Amartya Sen on Mathematics
Over on Lars P. Syll's Blog HERE
he reports an interview of Amartya Sen by Olaf Storbeck and Dorit Hess on the state of modern economics from 24 July.
Among the topics discussed by Sen he comments on the role of mathematics in economics in a far more positive slant than I often give it on Lost Legacy.
While I accept that mathematics is a useful gateway for students to gain admission to an economics degree course at Harvard, Cambridge, Oxford, etc., I question its overly prominent role for mathematics in economics theory and practice.
Statistics, yes, and perhaps there is a role for elementary maths to assist reasoning, but rigorous higher maths? I am less sure, especially when the maths take over and the economics becomse divorced from any resemblance with reality.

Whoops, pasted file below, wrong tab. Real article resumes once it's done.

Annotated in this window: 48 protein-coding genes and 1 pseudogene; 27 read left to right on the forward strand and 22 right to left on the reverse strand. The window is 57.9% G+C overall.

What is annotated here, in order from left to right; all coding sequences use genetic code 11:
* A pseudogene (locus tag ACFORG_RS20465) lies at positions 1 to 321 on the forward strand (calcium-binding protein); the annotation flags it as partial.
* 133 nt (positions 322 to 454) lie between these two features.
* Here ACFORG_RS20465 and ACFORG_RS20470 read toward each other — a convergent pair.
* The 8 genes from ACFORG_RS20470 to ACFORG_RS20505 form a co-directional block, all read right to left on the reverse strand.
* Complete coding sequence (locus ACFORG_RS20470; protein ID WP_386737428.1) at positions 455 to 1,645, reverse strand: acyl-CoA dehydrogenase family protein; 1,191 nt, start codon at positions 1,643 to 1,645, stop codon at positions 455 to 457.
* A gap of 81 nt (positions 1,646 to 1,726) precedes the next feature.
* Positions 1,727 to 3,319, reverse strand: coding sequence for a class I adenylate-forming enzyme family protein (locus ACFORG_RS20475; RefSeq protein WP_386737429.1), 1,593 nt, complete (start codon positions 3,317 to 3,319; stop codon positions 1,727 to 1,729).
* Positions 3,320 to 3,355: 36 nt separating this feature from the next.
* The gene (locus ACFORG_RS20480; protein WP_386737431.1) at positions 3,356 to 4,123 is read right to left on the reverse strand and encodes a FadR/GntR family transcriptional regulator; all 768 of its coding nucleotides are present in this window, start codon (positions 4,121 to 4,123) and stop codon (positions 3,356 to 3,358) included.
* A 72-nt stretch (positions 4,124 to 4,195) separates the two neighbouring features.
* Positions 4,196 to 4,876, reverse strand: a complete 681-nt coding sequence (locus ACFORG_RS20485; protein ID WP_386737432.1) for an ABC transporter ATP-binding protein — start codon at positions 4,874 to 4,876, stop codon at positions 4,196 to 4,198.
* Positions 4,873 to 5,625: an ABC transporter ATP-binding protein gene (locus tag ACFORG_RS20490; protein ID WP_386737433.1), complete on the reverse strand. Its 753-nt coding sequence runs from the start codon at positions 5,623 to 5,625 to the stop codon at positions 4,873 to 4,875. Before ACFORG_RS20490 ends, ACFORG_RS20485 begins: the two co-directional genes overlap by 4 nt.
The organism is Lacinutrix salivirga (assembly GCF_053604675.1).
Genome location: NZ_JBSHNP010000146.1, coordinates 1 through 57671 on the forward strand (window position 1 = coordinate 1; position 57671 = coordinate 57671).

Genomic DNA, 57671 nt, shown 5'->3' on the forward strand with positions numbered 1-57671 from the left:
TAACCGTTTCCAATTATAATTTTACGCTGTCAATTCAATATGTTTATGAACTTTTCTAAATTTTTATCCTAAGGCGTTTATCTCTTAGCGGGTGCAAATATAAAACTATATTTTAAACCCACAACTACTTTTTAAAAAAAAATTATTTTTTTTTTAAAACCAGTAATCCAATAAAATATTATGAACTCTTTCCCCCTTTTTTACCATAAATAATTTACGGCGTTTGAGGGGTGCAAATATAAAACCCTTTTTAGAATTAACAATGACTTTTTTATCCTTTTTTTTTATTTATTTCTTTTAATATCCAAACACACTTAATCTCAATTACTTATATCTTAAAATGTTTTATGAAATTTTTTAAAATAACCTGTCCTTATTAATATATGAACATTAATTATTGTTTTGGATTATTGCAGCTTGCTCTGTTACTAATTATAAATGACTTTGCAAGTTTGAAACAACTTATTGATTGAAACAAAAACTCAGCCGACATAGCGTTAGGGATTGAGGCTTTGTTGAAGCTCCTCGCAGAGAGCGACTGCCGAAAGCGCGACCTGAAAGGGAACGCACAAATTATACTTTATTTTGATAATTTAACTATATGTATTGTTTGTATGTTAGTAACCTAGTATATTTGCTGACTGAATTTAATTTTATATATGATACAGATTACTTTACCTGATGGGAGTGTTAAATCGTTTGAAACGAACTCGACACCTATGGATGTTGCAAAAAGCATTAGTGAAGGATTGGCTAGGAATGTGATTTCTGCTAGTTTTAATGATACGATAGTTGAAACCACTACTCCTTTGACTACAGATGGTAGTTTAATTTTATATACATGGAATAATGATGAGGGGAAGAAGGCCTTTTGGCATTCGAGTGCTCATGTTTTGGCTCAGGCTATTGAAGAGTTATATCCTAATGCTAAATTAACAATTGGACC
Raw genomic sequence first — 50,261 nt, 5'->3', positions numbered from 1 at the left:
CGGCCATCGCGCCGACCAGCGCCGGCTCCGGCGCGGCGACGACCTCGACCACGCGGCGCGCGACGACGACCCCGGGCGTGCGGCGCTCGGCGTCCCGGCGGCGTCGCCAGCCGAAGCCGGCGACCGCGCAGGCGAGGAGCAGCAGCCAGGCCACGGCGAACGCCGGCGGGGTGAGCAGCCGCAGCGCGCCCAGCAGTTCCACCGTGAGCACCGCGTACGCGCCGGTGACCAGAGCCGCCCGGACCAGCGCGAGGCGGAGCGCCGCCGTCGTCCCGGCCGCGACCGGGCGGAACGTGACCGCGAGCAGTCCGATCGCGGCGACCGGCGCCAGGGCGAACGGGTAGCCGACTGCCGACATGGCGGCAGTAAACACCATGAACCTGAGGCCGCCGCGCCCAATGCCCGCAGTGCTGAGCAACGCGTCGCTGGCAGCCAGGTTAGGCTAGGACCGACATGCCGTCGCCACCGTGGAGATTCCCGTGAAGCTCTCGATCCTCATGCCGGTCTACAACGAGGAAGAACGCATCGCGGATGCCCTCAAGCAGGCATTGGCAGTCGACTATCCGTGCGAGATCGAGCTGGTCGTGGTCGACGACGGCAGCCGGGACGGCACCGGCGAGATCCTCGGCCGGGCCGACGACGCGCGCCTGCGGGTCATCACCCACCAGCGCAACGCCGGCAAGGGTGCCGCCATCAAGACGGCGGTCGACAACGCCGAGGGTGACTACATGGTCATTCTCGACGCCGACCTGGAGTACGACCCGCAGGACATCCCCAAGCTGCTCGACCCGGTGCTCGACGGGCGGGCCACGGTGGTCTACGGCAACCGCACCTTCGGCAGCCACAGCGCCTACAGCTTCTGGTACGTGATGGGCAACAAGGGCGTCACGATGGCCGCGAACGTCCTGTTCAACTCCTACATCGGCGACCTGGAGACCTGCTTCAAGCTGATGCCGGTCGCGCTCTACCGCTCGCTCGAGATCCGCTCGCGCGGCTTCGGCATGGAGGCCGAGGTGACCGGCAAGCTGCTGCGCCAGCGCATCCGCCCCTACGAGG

If economists cannot distinguish between a philosophical assumption of self-interest of an individual and miss the absolute requirement of Smith's assumption that the postulated self-interest of an individual requires to be mediated by concerns for, and attention to, the self-interests of others, as is the clear case with modern treatments of Adam Smith’s elementary example of bargaining with the “butcher, brewer, baker” example, then I worry about the conclusions drawn by mathematical economists that Smith somehow postulated that self-interested individuals pursuing their narrow self-interests (tariffs, monopolies, pollution and such like) somehow leads to general pubic benefits, as asserted in the usual attribution to Smith's "invisible hand". Such reasoning is an absurdity from which competence in maths does not save them
I suggest readers visit Lars P. Syll’s Blog and read it regularly. It is thought provoking.